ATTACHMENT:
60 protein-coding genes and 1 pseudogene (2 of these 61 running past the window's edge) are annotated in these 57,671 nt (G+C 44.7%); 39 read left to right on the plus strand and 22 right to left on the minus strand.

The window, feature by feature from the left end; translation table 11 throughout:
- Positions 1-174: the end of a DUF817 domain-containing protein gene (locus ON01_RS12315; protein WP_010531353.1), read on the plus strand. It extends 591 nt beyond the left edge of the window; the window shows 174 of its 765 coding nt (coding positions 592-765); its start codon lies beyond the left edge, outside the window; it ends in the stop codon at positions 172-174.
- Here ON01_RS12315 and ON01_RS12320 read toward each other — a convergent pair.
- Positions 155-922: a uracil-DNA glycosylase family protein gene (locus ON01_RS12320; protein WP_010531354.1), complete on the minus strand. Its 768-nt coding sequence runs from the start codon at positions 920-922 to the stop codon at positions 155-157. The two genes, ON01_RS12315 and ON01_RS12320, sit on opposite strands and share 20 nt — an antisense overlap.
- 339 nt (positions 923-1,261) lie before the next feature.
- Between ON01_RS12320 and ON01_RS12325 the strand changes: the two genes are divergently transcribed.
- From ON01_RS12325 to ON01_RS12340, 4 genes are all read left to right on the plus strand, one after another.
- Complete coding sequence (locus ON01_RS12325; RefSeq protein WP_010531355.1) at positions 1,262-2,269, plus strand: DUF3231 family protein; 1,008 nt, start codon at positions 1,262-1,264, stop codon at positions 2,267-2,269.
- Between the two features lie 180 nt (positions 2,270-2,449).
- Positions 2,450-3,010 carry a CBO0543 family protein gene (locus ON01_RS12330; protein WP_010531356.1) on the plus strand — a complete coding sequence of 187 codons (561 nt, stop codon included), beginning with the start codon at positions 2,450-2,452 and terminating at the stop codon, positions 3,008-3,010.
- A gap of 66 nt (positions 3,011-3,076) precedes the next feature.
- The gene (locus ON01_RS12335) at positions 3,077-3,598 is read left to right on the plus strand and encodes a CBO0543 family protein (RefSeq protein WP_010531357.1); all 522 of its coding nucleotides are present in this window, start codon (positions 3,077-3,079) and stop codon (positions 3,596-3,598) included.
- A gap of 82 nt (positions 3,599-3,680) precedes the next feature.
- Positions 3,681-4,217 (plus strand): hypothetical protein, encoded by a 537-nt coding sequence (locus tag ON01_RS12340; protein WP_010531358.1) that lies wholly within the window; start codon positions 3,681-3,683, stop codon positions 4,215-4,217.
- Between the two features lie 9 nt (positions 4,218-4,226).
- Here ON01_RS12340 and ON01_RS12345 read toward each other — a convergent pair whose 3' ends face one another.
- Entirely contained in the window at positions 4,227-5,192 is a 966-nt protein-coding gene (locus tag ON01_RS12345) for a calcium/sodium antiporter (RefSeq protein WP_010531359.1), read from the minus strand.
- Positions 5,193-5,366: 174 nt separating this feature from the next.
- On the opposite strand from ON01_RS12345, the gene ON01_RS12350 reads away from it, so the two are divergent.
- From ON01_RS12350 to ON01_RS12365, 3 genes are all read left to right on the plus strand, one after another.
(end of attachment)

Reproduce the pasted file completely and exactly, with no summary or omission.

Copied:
60 protein-coding genes and 1 pseudogene (2 of these 61 running past the window's edge) are annotated in these 57,671 nt (G+C 44.7%); 39 read left to right on the plus strand and 22 right to left on the minus strand.

The window, feature by feature from the left end; translation table 11 throughout:
- Positions 1-174: the end of a DUF817 domain-containing protein gene (locus ON01_RS12315; protein WP_010531353.1), read on the plus strand. It extends 591 nt beyond the left edge of the window; the window shows 174 of its 765 coding nt (coding positions 592-765); its start codon lies beyond the left edge, outside the window; it ends in the stop codon at positions 172-174.
- Here ON01_RS12315 and ON01_RS12320 read toward each other — a convergent pair.
- Positions 155-922: a uracil-DNA glycosylase family protein gene (locus ON01_RS12320; protein WP_010531354.1), complete on the minus strand. Its 768-nt coding sequence runs from the start codon at positions 920-922 to the stop codon at positions 155-157. The two genes, ON01_RS12315 and ON01_RS12320, sit on opposite strands and share 20 nt — an antisense overlap.
- 339 nt (positions 923-1,261) lie before the next feature.
- Between ON01_RS12320 and ON01_RS12325 the strand changes: the two genes are divergently transcribed.
- From ON01_RS12325 to ON01_RS12340, 4 genes are all read left to right on the plus strand, one after another.
- Complete coding sequence (locus ON01_RS12325; RefSeq protein WP_010531355.1) at positions 1,262-2,269, plus strand: DUF3231 family protein; 1,008 nt, start codon at positions 1,262-1,264, stop codon at positions 2,267-2,269.
- Between the two features lie 180 nt (positions 2,270-2,449).
- Positions 2,450-3,010 carry a CBO0543 family protein gene (locus ON01_RS12330; protein WP_010531356.1) on the plus strand — a complete coding sequence of 187 codons (561 nt, stop codon included), beginning with the start codon at positions 2,450-2,452 and terminating at the stop codon, positions 3,008-3,010.
- A gap of 66 nt (positions 3,011-3,076) precedes the next feature.
- The gene (locus ON01_RS12335) at positions 3,077-3,598 is read left to right on the plus strand and encodes a CBO0543 family protein (RefSeq protein WP_010531357.1); all 522 of its coding nucleotides are present in this window, start codon (positions 3,077-3,079) and stop codon (positions 3,596-3,598) included.
- A gap of 82 nt (positions 3,599-3,680) precedes the next feature.
- Positions 3,681-4,217 (plus strand): hypothetical protein, encoded by a 537-nt coding sequence (locus tag ON01_RS12340; protein WP_010531358.1) that lies wholly within the window; start codon positions 3,681-3,683, stop codon positions 4,215-4,217.
- Between the two features lie 9 nt (positions 4,218-4,226).
- Here ON01_RS12340 and ON01_RS12345 read toward each other — a convergent pair whose 3' ends face one another.
- Entirely contained in the window at positions 4,227-5,192 is a 966-nt protein-coding gene (locus tag ON01_RS12345) for a calcium/sodium antiporter (RefSeq protein WP_010531359.1), read from the minus strand.
- Positions 5,193-5,366: 174 nt separating this feature from the next.
- On the opposite strand from ON01_RS12345, the gene ON01_RS12350 reads away from it, so the two are divergent.
- From ON01_RS12350 to ON01_RS12365, 3 genes are all read left to right on the plus strand, one after another.